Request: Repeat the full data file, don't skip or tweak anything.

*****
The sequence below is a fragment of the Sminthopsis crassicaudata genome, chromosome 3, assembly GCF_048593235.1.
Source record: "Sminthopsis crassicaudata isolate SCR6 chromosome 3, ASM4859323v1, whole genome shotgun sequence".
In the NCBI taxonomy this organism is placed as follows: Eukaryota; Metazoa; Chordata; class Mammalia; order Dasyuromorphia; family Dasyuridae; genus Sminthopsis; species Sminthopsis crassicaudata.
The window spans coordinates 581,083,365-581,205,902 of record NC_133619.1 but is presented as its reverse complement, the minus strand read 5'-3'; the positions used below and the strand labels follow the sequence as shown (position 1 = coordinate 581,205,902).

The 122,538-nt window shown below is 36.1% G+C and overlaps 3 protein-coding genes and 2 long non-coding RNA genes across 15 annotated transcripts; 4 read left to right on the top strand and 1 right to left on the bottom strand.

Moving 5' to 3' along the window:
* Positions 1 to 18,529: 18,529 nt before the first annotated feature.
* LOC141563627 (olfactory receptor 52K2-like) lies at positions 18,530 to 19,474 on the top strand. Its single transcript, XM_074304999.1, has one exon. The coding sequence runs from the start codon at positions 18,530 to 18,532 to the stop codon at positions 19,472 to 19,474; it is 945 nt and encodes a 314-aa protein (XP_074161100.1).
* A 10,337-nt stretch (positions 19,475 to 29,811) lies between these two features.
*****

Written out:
The sequence below is a fragment of the Sminthopsis crassicaudata genome, chromosome 3, assembly GCF_048593235.1.
Source record: "Sminthopsis crassicaudata isolate SCR6 chromosome 3, ASM4859323v1, whole genome shotgun sequence".
In the NCBI taxonomy this organism is placed as follows: Eukaryota; Metazoa; Chordata; class Mammalia; order Dasyuromorphia; family Dasyuridae; genus Sminthopsis; species Sminthopsis crassicaudata.
The window spans coordinates 581,083,365-581,205,902 of record NC_133619.1 but is presented as its reverse complement, the minus strand read 5'-3'; the positions used below and the strand labels follow the sequence as shown (position 1 = coordinate 581,205,902).

The 122,538-nt window shown below is 36.1% G+C and overlaps 3 protein-coding genes and 2 long non-coding RNA genes across 15 annotated transcripts; 4 read left to right on the top strand and 1 right to left on the bottom strand.

Moving 5' to 3' along the window:
* Positions 1 to 18,529: 18,529 nt before the first annotated feature.
* LOC141563627 (olfactory receptor 52K2-like) lies at positions 18,530 to 19,474 on the top strand. Its single transcript, XM_074304999.1, has one exon. The coding sequence runs from the start codon at positions 18,530 to 18,532 to the stop codon at positions 19,472 to 19,474; it is 945 nt and encodes a 314-aa protein (XP_074161100.1).
* A 10,337-nt stretch (positions 19,475 to 29,811) lies between these two features.